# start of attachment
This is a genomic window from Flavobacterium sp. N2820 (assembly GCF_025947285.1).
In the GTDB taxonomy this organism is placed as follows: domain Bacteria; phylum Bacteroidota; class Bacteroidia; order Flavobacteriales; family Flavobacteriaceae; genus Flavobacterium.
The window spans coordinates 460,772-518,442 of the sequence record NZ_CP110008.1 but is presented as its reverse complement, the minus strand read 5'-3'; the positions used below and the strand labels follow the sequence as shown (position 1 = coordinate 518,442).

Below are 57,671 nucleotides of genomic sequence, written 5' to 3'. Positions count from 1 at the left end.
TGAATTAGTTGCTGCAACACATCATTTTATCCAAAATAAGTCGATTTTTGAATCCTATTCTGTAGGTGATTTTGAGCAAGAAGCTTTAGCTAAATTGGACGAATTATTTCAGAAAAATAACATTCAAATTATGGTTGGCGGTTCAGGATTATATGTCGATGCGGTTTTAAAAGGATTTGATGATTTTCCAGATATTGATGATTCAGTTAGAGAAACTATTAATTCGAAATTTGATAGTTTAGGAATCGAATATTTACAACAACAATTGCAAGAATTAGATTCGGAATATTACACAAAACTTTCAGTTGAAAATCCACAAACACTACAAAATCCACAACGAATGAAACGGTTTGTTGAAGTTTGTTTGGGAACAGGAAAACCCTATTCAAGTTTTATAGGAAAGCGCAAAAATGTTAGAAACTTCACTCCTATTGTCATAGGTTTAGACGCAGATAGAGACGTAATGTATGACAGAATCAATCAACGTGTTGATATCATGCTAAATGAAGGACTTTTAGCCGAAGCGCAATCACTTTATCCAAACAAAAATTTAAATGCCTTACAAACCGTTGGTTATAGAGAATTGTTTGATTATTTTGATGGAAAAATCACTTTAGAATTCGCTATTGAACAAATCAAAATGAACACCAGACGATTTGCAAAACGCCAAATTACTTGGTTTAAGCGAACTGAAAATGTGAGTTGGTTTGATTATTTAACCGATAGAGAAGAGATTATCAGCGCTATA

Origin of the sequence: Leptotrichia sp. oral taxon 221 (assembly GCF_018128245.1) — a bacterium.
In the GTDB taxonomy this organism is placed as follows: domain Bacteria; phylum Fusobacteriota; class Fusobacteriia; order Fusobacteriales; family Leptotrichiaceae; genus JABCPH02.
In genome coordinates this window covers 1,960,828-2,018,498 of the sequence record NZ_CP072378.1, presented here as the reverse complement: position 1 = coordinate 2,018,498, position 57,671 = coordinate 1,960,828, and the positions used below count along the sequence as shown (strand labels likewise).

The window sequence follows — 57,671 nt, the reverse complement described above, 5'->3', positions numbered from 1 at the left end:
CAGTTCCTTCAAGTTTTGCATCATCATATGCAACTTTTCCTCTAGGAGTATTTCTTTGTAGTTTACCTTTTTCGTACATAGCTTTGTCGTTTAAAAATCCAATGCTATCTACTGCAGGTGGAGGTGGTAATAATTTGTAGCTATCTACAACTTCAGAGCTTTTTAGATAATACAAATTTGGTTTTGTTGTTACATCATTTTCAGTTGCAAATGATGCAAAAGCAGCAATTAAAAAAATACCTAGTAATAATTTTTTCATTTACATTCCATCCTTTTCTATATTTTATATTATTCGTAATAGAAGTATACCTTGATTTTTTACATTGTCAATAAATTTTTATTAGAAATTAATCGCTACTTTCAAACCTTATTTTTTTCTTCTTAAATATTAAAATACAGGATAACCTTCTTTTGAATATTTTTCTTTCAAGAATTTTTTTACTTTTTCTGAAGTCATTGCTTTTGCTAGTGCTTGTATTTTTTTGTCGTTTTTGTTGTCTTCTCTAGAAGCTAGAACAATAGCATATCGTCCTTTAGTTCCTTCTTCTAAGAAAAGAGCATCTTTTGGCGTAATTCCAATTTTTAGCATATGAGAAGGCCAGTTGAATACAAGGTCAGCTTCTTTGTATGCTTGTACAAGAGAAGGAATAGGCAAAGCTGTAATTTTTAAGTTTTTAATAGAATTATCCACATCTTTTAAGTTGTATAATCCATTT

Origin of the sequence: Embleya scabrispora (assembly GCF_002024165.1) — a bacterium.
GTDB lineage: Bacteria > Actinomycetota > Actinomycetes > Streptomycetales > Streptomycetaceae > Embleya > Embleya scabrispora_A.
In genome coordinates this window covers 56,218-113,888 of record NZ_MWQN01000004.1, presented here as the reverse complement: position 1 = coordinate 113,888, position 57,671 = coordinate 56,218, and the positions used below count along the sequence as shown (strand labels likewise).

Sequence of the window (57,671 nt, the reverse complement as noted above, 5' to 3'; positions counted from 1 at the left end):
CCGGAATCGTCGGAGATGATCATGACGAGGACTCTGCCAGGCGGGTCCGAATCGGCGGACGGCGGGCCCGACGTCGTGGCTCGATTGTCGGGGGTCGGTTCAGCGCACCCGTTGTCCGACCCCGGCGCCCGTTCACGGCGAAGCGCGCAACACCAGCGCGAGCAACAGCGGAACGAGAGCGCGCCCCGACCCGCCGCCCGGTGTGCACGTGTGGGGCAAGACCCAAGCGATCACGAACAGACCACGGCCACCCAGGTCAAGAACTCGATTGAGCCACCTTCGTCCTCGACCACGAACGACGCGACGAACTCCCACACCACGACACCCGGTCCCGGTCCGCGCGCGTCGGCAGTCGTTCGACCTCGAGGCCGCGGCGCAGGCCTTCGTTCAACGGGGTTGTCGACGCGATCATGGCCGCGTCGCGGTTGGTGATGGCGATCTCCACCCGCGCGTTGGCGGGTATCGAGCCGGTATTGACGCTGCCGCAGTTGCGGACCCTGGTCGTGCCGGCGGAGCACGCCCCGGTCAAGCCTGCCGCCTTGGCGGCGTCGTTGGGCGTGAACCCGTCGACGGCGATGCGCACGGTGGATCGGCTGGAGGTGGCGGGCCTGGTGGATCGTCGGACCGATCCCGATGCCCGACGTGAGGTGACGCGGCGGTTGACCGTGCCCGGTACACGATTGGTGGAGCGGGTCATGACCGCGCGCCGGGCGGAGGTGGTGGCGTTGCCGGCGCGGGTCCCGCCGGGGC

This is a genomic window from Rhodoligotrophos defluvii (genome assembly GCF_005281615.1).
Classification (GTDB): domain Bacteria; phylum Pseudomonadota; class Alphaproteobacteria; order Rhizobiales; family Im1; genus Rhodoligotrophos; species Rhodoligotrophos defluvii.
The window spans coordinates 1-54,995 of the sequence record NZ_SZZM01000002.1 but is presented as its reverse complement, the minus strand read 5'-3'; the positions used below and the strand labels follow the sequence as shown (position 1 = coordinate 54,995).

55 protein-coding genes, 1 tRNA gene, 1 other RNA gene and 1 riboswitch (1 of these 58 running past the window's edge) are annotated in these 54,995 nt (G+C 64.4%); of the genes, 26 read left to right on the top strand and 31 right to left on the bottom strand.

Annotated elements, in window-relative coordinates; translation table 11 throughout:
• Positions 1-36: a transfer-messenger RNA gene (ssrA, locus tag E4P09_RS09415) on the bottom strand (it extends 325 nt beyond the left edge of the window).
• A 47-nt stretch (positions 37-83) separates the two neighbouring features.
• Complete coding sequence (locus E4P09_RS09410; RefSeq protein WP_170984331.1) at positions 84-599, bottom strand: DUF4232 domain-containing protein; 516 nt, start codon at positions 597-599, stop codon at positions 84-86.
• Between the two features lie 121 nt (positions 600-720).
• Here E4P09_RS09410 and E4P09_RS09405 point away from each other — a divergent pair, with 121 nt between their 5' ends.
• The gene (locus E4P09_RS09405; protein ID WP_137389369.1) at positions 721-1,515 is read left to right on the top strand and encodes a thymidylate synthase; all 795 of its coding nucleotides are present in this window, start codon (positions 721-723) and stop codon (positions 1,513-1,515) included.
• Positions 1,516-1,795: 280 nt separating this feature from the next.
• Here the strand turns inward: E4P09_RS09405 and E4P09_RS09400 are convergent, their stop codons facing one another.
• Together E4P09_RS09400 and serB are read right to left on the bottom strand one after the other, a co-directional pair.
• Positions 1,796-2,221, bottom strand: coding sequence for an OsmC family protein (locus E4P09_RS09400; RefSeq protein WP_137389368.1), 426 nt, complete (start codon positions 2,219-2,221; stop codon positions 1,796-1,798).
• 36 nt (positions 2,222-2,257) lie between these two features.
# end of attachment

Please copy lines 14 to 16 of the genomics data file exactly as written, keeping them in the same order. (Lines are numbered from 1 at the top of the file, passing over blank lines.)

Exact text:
Sequence of the window (57,671 nt, the reverse complement as noted above, 5' to 3'; positions counted from 1 at the left end):
CCGGAATCGTCGGAGATGATCATGACGAGGACTCTGCCAGGCGGGTCCGAATCGGCGGACGGCGGGCCCGACGTCGTGGCTCGATTGTCGGGGGTCGGTTCAGCGCACCCGTTGTCCGACCCCGGCGCCCGTTCACGGCGAAGCGCGCAACACCAGCGCGAGCAACAGCGGAACGAGAGCGCGCCCCGACCCGCCGCCCGGTGTGCACGTGTGGGGCAAGACCCAAGCGATCACGAACAGACCACGGCCACCCAGGTCAAGAACTCGATTGAGCCACCTTCGTCCTCGACCACGAACGACGCGACGAACTCCCACACCACGACACCCGGTCCCGGTCCGCGCGCGTCGGCAGTCGTTCGACCTCGAGGCCGCGGCGCAGGCCTTCGTTCAACGGGGTTGTCGACGCGATCATGGCCGCGTCGCGGTTGGTGATGGCGATCTCCACCCGCGCGTTGGCGGGTATCGAGCCGGTATTGACGCTGCCGCAGTTGCGGACCCTGGTCGTGCCGGCGGAGCACGCCCCGGTCAAGCCTGCCGCCTTGGCGGCGTCGTTGGGCGTGAACCCGTCGACGGCGATGCGCACGGTGGATCGGCTGGAGGTGGCGGGCCTGGTGGATCGTCGGACCGATCCCGATGCCCGACGTGAGGTGACGCGGCGGTTGACCGTGCCCGGTACACGATTGGTGGAGCGGGTCATGACCGCGCGCCGGGCGGAGGTGGTGGCGTTGCCGGCGCGGGTCCCGCCGGGGC

This is a genomic window from Rhodoligotrophos defluvii (genome assembly GCF_005281615.1).